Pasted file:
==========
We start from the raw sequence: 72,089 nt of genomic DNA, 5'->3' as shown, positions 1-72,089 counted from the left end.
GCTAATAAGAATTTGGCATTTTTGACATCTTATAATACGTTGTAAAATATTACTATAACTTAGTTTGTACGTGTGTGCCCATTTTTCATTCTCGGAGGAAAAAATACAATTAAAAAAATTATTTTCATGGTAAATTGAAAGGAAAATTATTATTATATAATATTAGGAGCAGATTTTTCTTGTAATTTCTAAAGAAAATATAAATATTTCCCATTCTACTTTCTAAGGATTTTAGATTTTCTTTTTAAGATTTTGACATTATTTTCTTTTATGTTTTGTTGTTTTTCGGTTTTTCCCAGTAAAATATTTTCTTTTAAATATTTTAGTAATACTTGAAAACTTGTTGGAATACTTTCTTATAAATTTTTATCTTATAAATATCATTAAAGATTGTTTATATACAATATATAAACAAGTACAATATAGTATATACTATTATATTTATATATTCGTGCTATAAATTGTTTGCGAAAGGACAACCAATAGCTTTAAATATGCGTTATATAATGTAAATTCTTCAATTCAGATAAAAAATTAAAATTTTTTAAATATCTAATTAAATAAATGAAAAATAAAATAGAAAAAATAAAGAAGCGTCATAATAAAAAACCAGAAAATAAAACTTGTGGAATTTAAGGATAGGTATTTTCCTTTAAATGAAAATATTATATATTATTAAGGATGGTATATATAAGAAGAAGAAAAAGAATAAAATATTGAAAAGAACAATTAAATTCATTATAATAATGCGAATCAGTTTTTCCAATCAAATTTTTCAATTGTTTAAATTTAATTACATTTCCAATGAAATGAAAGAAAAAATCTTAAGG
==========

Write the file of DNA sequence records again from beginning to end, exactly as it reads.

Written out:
We start from the raw sequence: 72,089 nt of genomic DNA, 5'->3' as shown, positions 1-72,089 counted from the left end.
GCTAATAAGAATTTGGCATTTTTGACATCTTATAATACGTTGTAAAATATTACTATAACTTAGTTTGTACGTGTGTGCCCATTTTTCATTCTCGGAGGAAAAAATACAATTAAAAAAATTATTTTCATGGTAAATTGAAAGGAAAATTATTATTATATAATATTAGGAGCAGATTTTTCTTGTAATTTCTAAAGAAAATATAAATATTTCCCATTCTACTTTCTAAGGATTTTAGATTTTCTTTTTAAGATTTTGACATTATTTTCTTTTATGTTTTGTTGTTTTTCGGTTTTTCCCAGTAAAATATTTTCTTTTAAATATTTTAGTAATACTTGAAAACTTGTTGGAATACTTTCTTATAAATTTTTATCTTATAAATATCATTAAAGATTGTTTATATACAATATATAAACAAGTACAATATAGTATATACTATTATATTTATATATTCGTGCTATAAATTGTTTGCGAAAGGACAACCAATAGCTTTAAATATGCGTTATATAATGTAAATTCTTCAATTCAGATAAAAAATTAAAATTTTTTAAATATCTAATTAAATAAATGAAAAATAAAATAGAAAAAATAAAGAAGCGTCATAATAAAAAACCAGAAAATAAAACTTGTGGAATTTAAGGATAGGTATTTTCCTTTAAATGAAAATATTATATATTATTAAGGATGGTATATATAAGAAGAAGAAAAAGAATAAAATATTGAAAAGAACAATTAAATTCATTATAATAATGCGAATCAGTTTTTCCAATCAAATTTTTCAATTGTTTAAATTTAATTACATTTCCAATGAAATGAAAGAAAAAATCTTAAGG